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New $3.5 Million Drug Shows Our “Sick” Healthcare System

New $3.5 Million Drug Shows Our “Sick” Healthcare System
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Big Pharma continues to outdo itself in charging exorbitant prices for prescription drugs, illustrating how broken our healthcare system is. Action Alert!

If you have hemophilia, you’re in luck? The FDA just approved a new gene therapy to treat the disease. All you need to pay is…$3.5 million! With this price tag, Hemgenix became the most expensive drug in the world, supplanting Zolgensma, which was approved in 2019 to treat spinal muscular atrophy and priced at $2.1 million. This is wrong on so many levels but is a perfect demonstration of why our medical system is so desperately in need of an overhaul—part of which is to stop throttling access to natural medicines, which is what Senator Dick Durbin (D-IL) is trying to do before the end of the year.

Hemogenix is a gene therapy drug to treat hemophilia B in adults, who lack or have insufficient levels of a protein that makes blood clot. The drug is administered just once intravenously. Part of the rationale for this astronomical price is that the one-time IV infusion replaces routine infusions to maintain adequate levels of the clotting protein.

Just let this sink in: according to AARP, there are four drugs that currently cost more than $1,000 a day to treat serious conditions like hepatitis C, short bowel syndrome, cancer, and myasthenia gravis (an autoimmune disorder that causes muscle weakness). Sovaldi is the hepatitis C drug that costs $1,000 a day. The drug maker, Gilead, argues that the drug is cheaper than alternatives (like routine injections of interferon) and it’s more effective, curing up to 90 percent of patients. But the case can also be made that Gilead is milking desperate patients—and taxpayers. More than half of those with hepatitis C are veterans, prisoners, uninsured, or on Medicaid, so taxpayers would pick up the bill. Meanwhile, Gilead offered the drug at a 99 percent discount to Egypt.

Many, if not most, drugs are very far from 90 percent effective. We reported previously that, of the top ten blockbuster drugs, the most effective work for only one in four patients. Crestor (a statin) is effective for only one in eighteen patients, and Nexium (an acid blocker) helps only one in twenty-five. That’s a failure rate of 96%! These drugs individually generate between $4 and $8 billion dollars per year. Patients are wasting mind-boggling sums of money on drugs that simply don’t work.

This broken and corrupt system is being aided and abetted by the FDA, the very agency tasked with protecting Americans and approving safe and effective drugs. We reported on the shameful approval of Aduhelm by the FDA despite its advisory committee overwhelmingly voting that the evidence supporting the drug’s efficacy was inadequate. One of the main reasons was that, of the two clinical trials on the drug, only one showed positive results, and those only emerged from an analysis of additional data after the trials were stopped because the drug didn’t appear to be working. Three members of the advisory committee resigned in protest over the agency’s decision to approve the drug, which will cost $56,000 a year—a bargain compared to $3.5 million!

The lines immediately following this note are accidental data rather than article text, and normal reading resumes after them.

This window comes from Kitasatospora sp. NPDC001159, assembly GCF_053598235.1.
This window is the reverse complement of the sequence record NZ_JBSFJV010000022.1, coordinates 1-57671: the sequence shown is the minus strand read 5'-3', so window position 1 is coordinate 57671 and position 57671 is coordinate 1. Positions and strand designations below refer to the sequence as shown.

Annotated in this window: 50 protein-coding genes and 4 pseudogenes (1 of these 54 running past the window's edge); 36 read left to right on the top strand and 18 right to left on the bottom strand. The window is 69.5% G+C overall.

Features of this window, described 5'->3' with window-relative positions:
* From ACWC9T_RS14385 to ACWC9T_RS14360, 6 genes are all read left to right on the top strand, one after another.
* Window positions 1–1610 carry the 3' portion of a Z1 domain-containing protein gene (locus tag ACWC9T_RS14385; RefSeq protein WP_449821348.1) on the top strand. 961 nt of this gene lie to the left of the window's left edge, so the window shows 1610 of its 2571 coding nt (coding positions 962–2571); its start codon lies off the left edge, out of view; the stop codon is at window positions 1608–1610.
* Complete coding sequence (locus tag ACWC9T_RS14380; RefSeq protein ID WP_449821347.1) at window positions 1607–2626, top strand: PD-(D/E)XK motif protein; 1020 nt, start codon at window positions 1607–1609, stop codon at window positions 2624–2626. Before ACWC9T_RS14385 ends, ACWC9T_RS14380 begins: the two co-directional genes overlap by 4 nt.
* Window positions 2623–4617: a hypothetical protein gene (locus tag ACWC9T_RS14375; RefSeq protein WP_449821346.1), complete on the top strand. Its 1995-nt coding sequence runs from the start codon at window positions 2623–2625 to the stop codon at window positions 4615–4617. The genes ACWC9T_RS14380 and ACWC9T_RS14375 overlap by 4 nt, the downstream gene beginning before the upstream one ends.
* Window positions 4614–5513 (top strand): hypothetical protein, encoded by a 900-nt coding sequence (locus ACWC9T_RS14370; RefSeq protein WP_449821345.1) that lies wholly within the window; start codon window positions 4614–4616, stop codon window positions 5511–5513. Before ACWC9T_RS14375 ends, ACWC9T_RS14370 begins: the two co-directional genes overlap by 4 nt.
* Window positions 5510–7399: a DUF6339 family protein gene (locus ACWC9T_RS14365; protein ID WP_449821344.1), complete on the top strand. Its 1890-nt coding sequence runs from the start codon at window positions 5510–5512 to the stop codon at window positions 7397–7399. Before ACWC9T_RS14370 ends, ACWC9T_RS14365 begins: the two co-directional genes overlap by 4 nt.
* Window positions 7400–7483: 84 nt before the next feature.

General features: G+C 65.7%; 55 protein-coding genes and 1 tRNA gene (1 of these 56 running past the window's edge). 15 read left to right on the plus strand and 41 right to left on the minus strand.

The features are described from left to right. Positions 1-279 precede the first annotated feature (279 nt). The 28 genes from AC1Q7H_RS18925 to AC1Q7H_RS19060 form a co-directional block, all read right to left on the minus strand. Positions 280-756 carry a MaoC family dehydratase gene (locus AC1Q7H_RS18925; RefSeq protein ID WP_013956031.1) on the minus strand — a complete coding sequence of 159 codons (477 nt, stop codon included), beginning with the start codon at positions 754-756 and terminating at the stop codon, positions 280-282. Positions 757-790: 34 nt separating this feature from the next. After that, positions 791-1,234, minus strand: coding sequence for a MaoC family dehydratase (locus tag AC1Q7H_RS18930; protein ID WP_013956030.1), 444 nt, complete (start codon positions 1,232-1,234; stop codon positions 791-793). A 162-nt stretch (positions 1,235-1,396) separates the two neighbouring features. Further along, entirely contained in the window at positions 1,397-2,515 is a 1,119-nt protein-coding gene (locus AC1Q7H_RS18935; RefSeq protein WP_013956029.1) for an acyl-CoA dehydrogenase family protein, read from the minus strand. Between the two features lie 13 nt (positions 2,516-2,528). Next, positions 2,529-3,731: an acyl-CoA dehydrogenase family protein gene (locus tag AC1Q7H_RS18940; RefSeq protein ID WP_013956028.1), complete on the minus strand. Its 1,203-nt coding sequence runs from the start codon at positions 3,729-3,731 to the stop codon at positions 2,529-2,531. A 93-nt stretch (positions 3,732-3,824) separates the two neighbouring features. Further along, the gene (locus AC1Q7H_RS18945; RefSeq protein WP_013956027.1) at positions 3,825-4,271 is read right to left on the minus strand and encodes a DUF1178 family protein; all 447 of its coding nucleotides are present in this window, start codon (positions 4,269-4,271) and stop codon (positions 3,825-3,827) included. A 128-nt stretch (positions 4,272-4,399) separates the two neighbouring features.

Nor does the FDA seem to care that the foundational theory behind Aduhelm and other Alzheimer’s drugs may be completely false. This is the theory that Alzheimer’s is caused by a buildup of amyloid beta proteins (also referred to as amyloid plaque) in the brain. Recent investigations have found that the landmark study suggesting this causation falsified images. One of the co-authors of this questionable study is on the record saying, “for over 20 years, I have consistently expressed concerns that drugs targeting plaques were likely to be ineffective.”

Let’s also not forget that drug companies are essentially double-dipping. They charge patients huge sums for drugs and defend these price tags by pointing to the massive costs of drug research, development, and approval. But as we’ve stated previously, many of these drugs originate through tax-payer funded research: of the 210 medicines approved by the FDA between 2010 and 2016, every one originated in government labs, or university labs funded by the government. We subsidize drug development, then pay exorbitant costs once they’re approved.

This is all happening within the backdrop of Senator Dick Durbin’s quest to restrict your supplement access through his “mandatory product listing” policy we’ve been writing about so much over the last few months. Supplements offer Americans affordable, safe, and effective means to support their health, yet Sen. Durbin, his allies, and the FDA do everything in their power to limit not just your natural healthcare choices, but the information available to you about those products. To them, exorbitantly priced drugs are the answer. We need to speak up and make sure our supplements are not further restricted.

Action Alert! Write to Congress and urge them to oppose mandatory product listing for supplements. Please send your message immediately.

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